The objectives of the InnoVec teams are to work together to:

  • Design biomolecules and technologies to specifically target cancer cells. Specifically, we will tackle the issues of delivering nucleic acids and proteins at their site of action though the design of antibody derivatives, viral particles, supramolecular chemical assemblies and electronic/physical methodologies. Targeting components (probes) as well as detection methods will be also developed.
  • Understand how some cancer cells respond to treatments and alter their epigenetic and proteomic pattern in a dynamic manner using the help of artificial intelligence (AI) and bio-informatics methodology. This knowledge will be useful for determining the most suitable targets and time window for treatment.
  • integrate biosensors in on-chip laboratories or telemetry systems, design mathematical algorithms and AI to observe the mechanisms involved in vectorization
  • Develop innovative compounds and tailored delivery systems to target novel signalization pathways relevant to physiological state of cancer cells.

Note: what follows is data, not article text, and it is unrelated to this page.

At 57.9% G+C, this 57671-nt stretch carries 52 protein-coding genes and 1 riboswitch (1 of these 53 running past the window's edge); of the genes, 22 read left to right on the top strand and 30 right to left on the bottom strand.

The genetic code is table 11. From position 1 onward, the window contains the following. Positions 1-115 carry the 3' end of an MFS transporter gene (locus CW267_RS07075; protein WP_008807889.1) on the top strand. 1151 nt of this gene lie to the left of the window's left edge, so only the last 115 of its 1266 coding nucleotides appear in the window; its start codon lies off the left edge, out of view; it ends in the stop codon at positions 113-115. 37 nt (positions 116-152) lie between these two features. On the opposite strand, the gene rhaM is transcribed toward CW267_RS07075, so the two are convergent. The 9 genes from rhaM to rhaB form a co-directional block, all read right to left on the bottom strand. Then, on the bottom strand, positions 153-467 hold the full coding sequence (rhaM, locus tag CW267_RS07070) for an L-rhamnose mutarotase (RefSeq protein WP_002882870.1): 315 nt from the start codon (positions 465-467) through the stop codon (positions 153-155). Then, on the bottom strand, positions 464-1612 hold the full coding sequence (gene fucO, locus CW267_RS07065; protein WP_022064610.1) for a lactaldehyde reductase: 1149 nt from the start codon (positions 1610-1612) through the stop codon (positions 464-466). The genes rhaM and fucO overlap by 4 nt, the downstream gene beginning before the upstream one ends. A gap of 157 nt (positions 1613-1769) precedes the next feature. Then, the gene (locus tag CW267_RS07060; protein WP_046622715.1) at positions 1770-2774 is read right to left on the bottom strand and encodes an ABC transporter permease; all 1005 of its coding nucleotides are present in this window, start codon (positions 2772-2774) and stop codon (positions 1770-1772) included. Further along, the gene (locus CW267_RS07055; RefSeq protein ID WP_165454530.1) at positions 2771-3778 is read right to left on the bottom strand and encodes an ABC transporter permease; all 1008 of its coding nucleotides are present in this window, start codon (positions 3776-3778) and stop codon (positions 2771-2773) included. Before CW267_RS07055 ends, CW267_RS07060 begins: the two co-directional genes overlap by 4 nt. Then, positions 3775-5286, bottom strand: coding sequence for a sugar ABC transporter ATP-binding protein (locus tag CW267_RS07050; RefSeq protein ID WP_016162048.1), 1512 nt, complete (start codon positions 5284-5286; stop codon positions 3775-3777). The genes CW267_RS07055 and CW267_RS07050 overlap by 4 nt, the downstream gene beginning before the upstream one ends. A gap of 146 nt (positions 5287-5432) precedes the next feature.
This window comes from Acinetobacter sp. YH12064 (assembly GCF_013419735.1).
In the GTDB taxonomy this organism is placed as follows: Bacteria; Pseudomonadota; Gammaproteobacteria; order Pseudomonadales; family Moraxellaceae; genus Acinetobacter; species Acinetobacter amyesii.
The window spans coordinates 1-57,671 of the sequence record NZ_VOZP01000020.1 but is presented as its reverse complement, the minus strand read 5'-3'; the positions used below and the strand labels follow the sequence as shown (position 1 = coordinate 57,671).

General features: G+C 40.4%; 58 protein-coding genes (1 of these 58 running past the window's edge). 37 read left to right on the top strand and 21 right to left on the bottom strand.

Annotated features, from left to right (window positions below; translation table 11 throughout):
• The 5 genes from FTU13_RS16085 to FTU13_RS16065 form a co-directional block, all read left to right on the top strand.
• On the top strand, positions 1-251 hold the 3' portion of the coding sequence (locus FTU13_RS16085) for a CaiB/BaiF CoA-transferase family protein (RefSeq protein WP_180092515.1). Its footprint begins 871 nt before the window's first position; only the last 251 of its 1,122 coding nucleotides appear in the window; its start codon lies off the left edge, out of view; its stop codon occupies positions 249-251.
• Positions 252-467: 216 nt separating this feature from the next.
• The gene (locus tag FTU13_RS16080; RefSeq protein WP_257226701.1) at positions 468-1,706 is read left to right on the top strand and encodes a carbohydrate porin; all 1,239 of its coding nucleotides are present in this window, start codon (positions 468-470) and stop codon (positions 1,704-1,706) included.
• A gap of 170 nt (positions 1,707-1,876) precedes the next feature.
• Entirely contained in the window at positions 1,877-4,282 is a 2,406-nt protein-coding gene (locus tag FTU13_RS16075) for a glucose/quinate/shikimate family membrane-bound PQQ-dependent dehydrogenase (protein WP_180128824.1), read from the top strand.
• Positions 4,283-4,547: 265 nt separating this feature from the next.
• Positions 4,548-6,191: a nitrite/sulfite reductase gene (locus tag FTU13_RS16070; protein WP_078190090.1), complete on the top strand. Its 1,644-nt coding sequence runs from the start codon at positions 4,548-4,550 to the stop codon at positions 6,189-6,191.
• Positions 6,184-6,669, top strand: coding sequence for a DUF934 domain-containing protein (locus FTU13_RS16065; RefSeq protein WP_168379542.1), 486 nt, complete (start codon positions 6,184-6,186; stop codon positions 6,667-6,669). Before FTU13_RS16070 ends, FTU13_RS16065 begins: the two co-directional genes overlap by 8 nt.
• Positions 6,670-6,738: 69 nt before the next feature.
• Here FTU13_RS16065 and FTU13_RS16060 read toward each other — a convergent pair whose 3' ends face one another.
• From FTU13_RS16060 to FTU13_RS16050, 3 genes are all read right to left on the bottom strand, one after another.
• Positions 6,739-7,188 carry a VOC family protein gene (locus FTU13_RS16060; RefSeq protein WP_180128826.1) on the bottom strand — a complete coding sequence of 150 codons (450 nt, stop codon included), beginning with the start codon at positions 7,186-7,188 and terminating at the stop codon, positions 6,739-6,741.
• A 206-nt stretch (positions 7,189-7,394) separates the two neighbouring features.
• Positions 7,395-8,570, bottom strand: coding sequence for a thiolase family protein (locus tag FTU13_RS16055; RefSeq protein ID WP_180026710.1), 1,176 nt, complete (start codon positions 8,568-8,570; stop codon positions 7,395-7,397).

• Develop accurate models of cancers for proof of concept validation and knowledge acquisition.

Graduate program

Acquiring expertise and soft skills in providing therapeutically relevant solutions to improve the delivery of biomolecules to site of action. The students will work in one team and be integrated in a larger framework of disciplines and researchers to participate to the development of innovative vectorization technologies.

medicine - biology - chemistry - pharmacy - artificial Intelligence (AI) - physical science - vectorization - biotechnology

Master M1 and M2 with excellent track records and ability to participate to interdisciplinar research projects aimed at developping innovative vectorization methods.

Admission criteria

  • Master: The student should enroll in a Master of the University de Strasbourg (preferably in the Master of Chimie/Biology, Biology Health, Master in Applied Physics and Engineering, Master in Life Science, Master in Pharmaceutical Sciences and Master in Biotechnology
  • PhD: Master or equivalent with excellent track records in at least one disciplinary field of the institute with a selection based on adequacy of the candidate to the research proposals.

Application process

  • Master: Submission of an application file during M1S1 to teams until November followed by an audition. The application file and the audition will be used for the selection of the InnoVec Master students.
  • PhD: Letter of interest and application file followed by an audition in front of a jury.

Coordinator

Dr. Guy Zuber
École supérieure de biotechnologie | ESBS
zuber@unistra.fr

Établissement associé de l'Université de Strasbourg
Fondation Université de Strasbourg
Investissements d'Avenir
Ligue européenne des universités de recherche (LERU)
EUCOR, Le Campus européen
CNRS
Inserm Grand Est
HRS4R